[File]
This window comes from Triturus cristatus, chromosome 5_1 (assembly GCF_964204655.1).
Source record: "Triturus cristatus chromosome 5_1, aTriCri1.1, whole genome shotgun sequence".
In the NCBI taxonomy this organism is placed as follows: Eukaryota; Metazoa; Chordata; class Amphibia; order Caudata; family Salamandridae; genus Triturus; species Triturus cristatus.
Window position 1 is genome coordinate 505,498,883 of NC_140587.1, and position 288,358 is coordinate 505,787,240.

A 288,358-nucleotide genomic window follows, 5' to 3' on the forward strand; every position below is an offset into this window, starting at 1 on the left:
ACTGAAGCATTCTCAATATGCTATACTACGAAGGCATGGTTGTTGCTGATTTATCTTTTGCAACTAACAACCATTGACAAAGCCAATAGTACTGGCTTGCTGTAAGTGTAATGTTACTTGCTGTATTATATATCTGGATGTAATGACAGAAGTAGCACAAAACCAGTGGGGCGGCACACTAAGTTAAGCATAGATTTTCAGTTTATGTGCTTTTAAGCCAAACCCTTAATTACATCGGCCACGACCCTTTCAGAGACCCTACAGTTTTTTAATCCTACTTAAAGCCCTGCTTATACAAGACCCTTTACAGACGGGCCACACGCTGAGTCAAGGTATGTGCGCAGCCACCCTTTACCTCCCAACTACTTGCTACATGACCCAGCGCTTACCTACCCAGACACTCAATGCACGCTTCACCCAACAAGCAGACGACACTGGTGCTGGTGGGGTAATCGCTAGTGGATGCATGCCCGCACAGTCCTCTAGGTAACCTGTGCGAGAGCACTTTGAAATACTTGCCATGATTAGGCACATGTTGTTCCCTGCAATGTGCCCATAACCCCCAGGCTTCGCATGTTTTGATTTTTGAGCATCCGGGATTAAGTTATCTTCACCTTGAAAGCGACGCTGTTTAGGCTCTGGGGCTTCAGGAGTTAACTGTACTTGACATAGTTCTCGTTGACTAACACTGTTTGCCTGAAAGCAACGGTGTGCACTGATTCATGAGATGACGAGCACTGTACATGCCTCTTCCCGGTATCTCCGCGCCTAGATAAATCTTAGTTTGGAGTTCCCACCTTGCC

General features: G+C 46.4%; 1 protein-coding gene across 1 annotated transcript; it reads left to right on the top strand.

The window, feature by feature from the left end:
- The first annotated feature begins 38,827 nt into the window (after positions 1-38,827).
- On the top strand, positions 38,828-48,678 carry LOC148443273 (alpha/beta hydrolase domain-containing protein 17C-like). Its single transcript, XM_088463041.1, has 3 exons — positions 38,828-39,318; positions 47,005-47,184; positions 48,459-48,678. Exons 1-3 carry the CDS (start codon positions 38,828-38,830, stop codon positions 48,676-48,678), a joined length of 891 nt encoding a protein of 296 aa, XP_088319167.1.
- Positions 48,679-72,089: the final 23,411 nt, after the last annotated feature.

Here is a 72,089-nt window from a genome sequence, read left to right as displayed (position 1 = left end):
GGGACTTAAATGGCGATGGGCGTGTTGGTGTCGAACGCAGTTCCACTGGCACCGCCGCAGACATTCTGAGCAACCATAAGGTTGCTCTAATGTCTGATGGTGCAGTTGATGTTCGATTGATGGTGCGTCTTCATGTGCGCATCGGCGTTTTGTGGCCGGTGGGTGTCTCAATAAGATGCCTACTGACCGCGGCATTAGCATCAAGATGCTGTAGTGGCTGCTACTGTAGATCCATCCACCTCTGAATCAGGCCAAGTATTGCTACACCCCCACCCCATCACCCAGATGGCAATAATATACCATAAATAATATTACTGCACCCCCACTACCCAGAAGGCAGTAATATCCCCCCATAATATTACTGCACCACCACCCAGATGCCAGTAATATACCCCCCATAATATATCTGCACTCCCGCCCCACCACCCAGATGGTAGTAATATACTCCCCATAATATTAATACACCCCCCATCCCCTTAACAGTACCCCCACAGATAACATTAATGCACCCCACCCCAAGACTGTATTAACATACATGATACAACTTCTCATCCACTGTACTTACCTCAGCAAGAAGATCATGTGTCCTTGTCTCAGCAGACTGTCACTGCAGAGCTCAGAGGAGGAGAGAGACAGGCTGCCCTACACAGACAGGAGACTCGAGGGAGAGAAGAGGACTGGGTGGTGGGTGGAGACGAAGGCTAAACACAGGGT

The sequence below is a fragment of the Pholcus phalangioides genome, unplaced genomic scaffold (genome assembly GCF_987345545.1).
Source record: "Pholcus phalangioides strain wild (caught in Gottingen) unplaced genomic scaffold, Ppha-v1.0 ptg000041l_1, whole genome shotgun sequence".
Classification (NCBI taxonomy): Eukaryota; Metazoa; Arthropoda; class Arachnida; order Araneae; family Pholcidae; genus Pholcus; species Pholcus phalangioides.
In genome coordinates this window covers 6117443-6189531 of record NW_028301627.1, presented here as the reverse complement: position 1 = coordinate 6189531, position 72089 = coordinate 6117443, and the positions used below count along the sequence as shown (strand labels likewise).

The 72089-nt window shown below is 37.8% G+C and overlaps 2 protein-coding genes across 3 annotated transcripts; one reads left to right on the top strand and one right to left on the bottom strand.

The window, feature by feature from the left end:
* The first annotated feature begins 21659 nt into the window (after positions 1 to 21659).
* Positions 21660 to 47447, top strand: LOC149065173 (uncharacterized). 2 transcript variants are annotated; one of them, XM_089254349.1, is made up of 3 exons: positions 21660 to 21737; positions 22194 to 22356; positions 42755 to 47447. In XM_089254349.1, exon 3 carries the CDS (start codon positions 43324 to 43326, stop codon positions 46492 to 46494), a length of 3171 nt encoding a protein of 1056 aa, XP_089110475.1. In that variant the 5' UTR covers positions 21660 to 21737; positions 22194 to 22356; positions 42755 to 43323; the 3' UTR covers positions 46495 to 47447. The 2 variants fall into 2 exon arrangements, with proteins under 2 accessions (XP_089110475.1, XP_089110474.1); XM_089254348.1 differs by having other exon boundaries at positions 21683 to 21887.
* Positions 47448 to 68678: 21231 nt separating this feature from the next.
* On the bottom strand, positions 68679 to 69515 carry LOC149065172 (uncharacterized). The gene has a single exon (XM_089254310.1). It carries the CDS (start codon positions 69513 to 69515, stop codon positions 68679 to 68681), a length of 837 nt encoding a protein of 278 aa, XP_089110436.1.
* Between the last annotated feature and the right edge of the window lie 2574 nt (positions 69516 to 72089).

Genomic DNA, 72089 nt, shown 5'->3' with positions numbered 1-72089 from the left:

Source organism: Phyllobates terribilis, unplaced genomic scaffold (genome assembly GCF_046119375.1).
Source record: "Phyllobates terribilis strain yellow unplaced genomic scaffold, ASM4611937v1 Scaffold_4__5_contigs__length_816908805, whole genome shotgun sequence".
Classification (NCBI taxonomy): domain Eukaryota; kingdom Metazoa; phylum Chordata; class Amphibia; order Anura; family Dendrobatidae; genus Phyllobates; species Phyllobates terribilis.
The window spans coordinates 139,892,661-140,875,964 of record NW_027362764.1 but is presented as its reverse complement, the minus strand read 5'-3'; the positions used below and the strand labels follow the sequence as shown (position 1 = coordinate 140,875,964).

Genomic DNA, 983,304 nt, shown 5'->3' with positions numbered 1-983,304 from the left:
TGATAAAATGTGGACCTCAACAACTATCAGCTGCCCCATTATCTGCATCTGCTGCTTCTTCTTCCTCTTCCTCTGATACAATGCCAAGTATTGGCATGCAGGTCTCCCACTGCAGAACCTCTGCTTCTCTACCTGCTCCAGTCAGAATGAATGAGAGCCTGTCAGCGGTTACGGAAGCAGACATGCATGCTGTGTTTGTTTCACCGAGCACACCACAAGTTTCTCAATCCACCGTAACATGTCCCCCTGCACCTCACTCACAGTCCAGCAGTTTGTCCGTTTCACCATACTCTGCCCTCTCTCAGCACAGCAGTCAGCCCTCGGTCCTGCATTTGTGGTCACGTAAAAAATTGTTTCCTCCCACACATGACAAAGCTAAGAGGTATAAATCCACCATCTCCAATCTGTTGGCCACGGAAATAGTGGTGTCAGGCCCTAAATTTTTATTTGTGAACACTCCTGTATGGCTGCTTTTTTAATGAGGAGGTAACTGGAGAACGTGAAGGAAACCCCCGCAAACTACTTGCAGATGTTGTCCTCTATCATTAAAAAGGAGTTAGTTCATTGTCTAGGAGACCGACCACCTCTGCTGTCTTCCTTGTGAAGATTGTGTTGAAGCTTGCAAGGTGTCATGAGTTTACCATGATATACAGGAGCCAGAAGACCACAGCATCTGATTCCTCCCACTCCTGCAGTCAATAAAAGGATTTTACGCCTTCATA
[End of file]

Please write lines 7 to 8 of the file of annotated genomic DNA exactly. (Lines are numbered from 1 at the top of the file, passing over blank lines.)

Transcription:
General features: G+C 46.4%; 1 protein-coding gene across 1 annotated transcript; it reads left to right on the top strand.

The window, feature by feature from the left end: